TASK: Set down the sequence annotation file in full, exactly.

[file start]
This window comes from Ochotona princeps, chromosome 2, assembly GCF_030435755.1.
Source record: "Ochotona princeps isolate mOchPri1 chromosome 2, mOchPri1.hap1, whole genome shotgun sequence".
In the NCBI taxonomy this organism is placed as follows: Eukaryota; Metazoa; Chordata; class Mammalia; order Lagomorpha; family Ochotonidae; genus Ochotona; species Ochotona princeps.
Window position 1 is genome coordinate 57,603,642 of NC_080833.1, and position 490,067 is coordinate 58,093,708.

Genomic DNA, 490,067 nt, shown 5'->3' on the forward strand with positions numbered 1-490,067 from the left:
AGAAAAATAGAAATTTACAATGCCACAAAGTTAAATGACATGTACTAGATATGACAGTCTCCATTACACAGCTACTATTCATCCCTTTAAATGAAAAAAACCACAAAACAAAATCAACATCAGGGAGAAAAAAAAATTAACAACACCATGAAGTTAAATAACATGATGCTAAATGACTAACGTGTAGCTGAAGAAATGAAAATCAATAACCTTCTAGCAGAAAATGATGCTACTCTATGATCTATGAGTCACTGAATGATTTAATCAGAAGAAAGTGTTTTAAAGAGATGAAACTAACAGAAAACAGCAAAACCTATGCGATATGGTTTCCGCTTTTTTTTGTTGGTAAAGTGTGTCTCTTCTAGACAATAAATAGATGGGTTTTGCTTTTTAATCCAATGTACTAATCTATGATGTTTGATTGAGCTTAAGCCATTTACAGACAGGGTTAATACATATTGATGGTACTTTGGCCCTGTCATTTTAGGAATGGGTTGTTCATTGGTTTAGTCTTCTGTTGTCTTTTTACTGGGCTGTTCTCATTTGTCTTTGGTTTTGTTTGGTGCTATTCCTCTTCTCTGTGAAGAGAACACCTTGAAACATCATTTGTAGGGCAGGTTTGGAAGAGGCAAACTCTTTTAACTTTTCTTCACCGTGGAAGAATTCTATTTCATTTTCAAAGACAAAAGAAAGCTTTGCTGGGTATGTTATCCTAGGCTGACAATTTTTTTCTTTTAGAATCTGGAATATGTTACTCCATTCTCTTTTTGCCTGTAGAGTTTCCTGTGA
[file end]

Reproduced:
This window comes from Ochotona princeps, chromosome 2, assembly GCF_030435755.1.
Source record: "Ochotona princeps isolate mOchPri1 chromosome 2, mOchPri1.hap1, whole genome shotgun sequence".
In the NCBI taxonomy this organism is placed as follows: Eukaryota; Metazoa; Chordata; class Mammalia; order Lagomorpha; family Ochotonidae; genus Ochotona; species Ochotona princeps.
Window position 1 is genome coordinate 57,603,642 of NC_080833.1, and position 490,067 is coordinate 58,093,708.

Genomic DNA, 490,067 nt, shown 5'->3' on the forward strand with positions numbered 1-490,067 from the left:
AGAAAAATAGAAATTTACAATGCCACAAAGTTAAATGACATGTACTAGATATGACAGTCTCCATTACACAGCTACTATTCATCCCTTTAAATGAAAAAAACCACAAAACAAAATCAACATCAGGGAGAAAAAAAAATTAACAACACCATGAAGTTAAATAACATGATGCTAAATGACTAACGTGTAGCTGAAGAAATGAAAATCAATAACCTTCTAGCAGAAAATGATGCTACTCTATGATCTATGAGTCACTGAATGATTTAATCAGAAGAAAGTGTTTTAAAGAGATGAAACTAACAGAAAACAGCAAAACCTATGCGATATGGTTTCCGCTTTTTTTTGTTGGTAAAGTGTGTCTCTTCTAGACAATAAATAGATGGGTTTTGCTTTTTAATCCAATGTACTAATCTATGATGTTTGATTGAGCTTAAGCCATTTACAGACAGGGTTAATACATATTGATGGTACTTTGGCCCTGTCATTTTAGGAATGGGTTGTTCATTGGTTTAGTCTTCTGTTGTCTTTTTACTGGGCTGTTCTCATTTGTCTTTGGTTTTGTTTGGTGCTATTCCTCTTCTCTGTGAAGAGAACACCTTGAAACATCATTTGTAGGGCAGGTTTGGAAGAGGCAAACTCTTTTAACTTTTCTTCACCGTGGAAGAATTCTATTTCATTTTCAAAGACAAAAGAAAGCTTTGCTGGGTATGTTATCCTAGGCTGACAATTTTTTTCTTTTAGAATCTGGAATATGTTACTCCATTCTCTTTTTGCCTGTAGAGTTTCCTGTGA